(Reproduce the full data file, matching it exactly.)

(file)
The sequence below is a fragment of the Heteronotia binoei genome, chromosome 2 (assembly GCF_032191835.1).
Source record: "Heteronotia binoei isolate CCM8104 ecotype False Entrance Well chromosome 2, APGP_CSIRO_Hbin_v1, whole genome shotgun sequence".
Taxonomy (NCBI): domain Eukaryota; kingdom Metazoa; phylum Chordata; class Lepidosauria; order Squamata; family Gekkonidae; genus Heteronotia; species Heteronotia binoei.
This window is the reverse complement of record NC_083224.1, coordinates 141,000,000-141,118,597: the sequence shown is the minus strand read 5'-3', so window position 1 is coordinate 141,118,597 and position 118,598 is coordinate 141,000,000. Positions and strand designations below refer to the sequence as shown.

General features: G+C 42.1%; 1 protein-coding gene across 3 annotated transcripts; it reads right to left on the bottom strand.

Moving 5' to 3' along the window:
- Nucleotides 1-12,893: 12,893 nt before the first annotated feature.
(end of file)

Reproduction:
The sequence below is a fragment of the Heteronotia binoei genome, chromosome 2 (assembly GCF_032191835.1).
Source record: "Heteronotia binoei isolate CCM8104 ecotype False Entrance Well chromosome 2, APGP_CSIRO_Hbin_v1, whole genome shotgun sequence".
Taxonomy (NCBI): domain Eukaryota; kingdom Metazoa; phylum Chordata; class Lepidosauria; order Squamata; family Gekkonidae; genus Heteronotia; species Heteronotia binoei.
This window is the reverse complement of record NC_083224.1, coordinates 141,000,000-141,118,597: the sequence shown is the minus strand read 5'-3', so window position 1 is coordinate 141,118,597 and position 118,598 is coordinate 141,000,000. Positions and strand designations below refer to the sequence as shown.

General features: G+C 42.1%; 1 protein-coding gene across 3 annotated transcripts; it reads right to left on the bottom strand.

Moving 5' to 3' along the window:
- Nucleotides 1-12,893: 12,893 nt before the first annotated feature.